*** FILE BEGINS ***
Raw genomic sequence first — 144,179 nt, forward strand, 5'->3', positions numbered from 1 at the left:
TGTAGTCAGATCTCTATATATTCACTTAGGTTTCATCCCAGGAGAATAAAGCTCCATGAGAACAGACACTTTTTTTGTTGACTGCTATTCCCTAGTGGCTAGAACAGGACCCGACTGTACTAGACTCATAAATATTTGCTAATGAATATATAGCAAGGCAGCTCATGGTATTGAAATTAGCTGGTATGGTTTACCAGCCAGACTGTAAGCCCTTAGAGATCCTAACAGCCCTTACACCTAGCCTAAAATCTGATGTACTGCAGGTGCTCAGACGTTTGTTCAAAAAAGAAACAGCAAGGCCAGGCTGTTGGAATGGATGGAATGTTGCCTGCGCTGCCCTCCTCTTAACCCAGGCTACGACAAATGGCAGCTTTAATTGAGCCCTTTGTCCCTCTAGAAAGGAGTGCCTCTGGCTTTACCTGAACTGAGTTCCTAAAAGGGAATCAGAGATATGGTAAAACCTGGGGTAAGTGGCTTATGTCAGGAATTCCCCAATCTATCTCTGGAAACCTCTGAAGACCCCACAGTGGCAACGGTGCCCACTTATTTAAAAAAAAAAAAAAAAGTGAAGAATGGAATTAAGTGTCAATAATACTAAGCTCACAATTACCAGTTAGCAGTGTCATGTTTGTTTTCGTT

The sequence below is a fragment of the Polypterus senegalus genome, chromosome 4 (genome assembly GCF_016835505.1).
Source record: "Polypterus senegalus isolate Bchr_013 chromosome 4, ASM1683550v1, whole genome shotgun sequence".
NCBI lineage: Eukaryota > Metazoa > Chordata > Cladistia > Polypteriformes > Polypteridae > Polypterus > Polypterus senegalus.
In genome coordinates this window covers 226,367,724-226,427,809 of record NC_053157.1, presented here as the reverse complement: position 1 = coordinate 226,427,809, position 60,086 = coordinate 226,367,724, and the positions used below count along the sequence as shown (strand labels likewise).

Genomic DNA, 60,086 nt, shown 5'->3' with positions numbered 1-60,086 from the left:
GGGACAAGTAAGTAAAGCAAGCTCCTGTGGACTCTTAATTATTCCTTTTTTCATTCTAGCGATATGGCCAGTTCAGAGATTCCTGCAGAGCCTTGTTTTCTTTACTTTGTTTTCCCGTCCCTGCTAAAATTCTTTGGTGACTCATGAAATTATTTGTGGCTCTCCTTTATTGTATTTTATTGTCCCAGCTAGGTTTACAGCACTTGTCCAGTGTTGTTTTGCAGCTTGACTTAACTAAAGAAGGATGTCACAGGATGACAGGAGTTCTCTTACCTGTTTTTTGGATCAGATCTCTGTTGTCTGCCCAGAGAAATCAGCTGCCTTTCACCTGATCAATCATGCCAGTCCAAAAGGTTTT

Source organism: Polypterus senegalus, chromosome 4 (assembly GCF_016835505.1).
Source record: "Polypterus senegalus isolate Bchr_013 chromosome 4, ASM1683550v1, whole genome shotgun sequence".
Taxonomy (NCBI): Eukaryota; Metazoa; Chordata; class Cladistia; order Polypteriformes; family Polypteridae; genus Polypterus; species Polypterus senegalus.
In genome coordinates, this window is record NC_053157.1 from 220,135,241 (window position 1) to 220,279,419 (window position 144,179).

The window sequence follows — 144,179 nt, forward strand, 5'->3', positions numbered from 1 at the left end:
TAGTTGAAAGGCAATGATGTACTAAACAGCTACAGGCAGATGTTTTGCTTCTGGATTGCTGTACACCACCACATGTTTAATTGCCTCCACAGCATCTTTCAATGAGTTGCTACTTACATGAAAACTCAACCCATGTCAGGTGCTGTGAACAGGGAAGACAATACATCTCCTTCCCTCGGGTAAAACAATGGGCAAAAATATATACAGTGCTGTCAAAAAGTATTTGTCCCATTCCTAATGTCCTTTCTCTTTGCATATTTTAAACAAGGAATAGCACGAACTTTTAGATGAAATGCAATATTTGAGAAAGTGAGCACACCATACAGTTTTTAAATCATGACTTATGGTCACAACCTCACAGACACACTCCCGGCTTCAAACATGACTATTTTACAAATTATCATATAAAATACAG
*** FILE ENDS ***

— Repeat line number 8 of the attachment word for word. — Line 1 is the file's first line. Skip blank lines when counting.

GGGACAAGTAAGTAAAGCAAGCTCCTGTGGACTCTTAATTATTCCTTTTTTCATTCTAGCGATATGGCCAGTTCAGAGATTCCTGCAGAGCCTTGTTTTCTTTACTTTGTTTTCCCGTCCCTGCTAAAATTCTTTGGTGACTCATGAAATTATTTGTGGCTCTCCTTTATTGTATTTTATTGTCCCAGCTAGGTTTACAGCACTTGTCCAGTGTTGTTTTGCAGCTTGACTTAACTAAAGAAGGATGTCACAGGATGACAGGAGTTCTCTTACCTGTTTTTTGGATCAGATCTCTGTTGTCTGCCCAGAGAAATCAGCTGCCTTTCACCTGATCAATCATGCCAGTCCAAAAGGTTTT